The Brainy Trinity

October 5, 2018 Cognitive Insights, Neurocognitively No Comments

The ‘triune brain’ is a popular concept: reptilian – mammalian – human. Yet the brain functions as a whole. This has huge implications.

Evolution, no engineering

Evidently, a mechanically engineered brain would be very different from the organically evolved one that we may call ‘home’ in the most literal sense.

We are organic. Any naturally evolving organism ‘grows’ as a whole, continuously. Our ‘engineer’ is natural evolution. Thus, we at any moment, driven by the urge of that moment and towards the next moment. Nothing is completely ‘new’ at any time.

Evolution also never has any precise goal at long term.

Within the brain: ‘(a) reptilian –> (b) mammalian –> (c) human’?

Anatomically, with huge reservations:

  • = brainstem, hypothalamus…
  • = limbic system
  • = cortical structures

This is the concept of the ‘triune brain’. There is indeed some brainy modularity. However, there are no three brains under the skull. The ‘triune’ brain, as it is mostly viewed, is a gross oversimplification. Even our ‘reptilian’ parts are very human.

Functionally, there is even less modularity than at the level of anatomy. Still, I think it’s interesting to follow the tri-unity this way. Functionally speaking:

the evolution towards us, humans, went from existential (a) to complex (b) to flexible (c).

In (a), one finds the sheer drive to live. It is very ‘I’ oriented. An organism – such as you or me – needs of course to exist before being able to do anything else. If one perchance forgets this, trouble lies ahead. (a) is the realm of our basic instincts, more or less automatically making us live.

In (b), one finds a pre-dispositional attitude: emotions/motivations ‘pre-dispose’ us towards action. There is more complexity – thus also ‘freedom’ – in (b) than in (a). However, there is a lot of cooperation and integration between these levels. (a) evolved towards more complexity together with (b).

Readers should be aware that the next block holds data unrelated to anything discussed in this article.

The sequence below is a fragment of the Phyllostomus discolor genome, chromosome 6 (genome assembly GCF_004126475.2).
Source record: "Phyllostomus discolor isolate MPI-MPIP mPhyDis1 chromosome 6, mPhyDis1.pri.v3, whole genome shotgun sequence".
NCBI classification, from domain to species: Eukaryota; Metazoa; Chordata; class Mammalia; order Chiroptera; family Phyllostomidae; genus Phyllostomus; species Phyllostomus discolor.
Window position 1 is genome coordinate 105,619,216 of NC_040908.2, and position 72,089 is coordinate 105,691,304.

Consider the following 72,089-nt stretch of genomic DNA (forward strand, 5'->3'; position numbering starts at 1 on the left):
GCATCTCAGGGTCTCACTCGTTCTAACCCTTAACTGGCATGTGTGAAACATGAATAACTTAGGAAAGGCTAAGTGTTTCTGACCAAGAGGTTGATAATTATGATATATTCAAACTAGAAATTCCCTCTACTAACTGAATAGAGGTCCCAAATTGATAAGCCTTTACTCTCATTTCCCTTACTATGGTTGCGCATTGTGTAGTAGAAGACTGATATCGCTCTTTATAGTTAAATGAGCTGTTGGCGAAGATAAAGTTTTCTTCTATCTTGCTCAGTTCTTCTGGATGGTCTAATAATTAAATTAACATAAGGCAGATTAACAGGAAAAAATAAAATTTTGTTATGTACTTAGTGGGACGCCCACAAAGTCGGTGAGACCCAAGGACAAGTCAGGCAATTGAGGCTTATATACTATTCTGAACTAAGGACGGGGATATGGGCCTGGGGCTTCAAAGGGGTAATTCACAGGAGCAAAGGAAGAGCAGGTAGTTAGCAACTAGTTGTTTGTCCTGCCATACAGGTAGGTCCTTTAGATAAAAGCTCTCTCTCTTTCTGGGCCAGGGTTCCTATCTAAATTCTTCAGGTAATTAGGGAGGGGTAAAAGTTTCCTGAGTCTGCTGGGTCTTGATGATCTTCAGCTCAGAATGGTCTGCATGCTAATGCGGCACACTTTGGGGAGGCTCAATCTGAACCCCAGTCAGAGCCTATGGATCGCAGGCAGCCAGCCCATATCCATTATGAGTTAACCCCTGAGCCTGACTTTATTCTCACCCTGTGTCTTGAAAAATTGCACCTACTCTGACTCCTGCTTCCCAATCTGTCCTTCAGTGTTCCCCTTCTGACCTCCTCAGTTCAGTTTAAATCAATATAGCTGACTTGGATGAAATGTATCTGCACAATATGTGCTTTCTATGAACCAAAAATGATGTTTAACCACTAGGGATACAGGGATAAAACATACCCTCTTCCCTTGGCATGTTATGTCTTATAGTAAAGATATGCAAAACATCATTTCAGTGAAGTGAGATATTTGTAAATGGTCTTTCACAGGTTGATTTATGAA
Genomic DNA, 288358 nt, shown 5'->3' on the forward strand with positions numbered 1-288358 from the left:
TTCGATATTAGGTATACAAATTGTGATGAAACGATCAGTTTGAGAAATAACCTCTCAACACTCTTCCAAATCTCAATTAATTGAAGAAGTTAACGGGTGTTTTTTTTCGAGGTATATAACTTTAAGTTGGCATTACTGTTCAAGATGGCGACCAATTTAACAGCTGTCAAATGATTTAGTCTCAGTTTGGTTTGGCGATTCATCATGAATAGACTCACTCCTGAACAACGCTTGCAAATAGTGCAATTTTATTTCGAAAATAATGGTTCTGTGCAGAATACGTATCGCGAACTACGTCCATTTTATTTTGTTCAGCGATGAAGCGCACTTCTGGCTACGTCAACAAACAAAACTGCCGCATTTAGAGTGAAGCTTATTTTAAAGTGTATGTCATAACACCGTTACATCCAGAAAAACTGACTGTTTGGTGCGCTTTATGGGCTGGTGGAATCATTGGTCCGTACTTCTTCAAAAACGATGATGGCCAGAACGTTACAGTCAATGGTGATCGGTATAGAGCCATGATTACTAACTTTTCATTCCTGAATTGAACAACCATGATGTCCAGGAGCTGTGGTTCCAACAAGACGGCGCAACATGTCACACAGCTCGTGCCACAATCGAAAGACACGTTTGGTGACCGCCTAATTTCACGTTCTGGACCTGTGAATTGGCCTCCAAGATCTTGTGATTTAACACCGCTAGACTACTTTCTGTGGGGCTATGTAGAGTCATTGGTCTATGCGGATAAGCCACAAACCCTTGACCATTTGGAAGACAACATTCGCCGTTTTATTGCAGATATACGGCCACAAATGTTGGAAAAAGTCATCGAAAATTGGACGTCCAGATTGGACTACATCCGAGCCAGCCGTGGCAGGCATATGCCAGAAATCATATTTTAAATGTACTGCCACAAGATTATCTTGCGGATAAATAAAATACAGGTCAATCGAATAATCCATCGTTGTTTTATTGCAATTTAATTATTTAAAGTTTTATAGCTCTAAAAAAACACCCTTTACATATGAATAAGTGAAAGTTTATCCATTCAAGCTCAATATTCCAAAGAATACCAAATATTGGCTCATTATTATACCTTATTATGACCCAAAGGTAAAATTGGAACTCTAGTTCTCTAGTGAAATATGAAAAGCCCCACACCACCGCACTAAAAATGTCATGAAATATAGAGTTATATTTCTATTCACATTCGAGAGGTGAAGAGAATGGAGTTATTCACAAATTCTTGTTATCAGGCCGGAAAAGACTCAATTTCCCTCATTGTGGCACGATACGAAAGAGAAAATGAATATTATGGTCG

Evolution further evolved towards (c): more modularity within complexity. This led our brain also towards more conceptual mental processing: concepts are a kind of mental modules. The advantage is a lot more flexibility. This ‘new’ goal evolved from prior stages, as is – evolutionarily – generally the case.

(a), (b) and (c) are very much a whole.

In view of this whole:

(b) wasn’t engineered apart from a striving within (a).

(c) wasn’t engineered apart from a striving within (b) and (a).

(a) wasn’t (further) engineered apart from the context of (b) and (c).

(b) wasn’t (further) engineered apart from the context of (c).

We should take this into account in everything. We don’t have a separately functioning (a) within us, nor a (b), nor a (c). There should not be the idea of any kind of competition between these, let alone a fight, let alone an aggressive fight. Such idea provokes a lot if inner aggression.

We are at our best when we live in unity with ourselves, being what we are.

No inner dissociation. Real human beings. Integrally one.

A lot of present-day problems are the direct results of the opposite – namely inner dissociation and aggression – with huge implications on domains of health, morality, politics etc.

We need to grow beyond.

Urgently.

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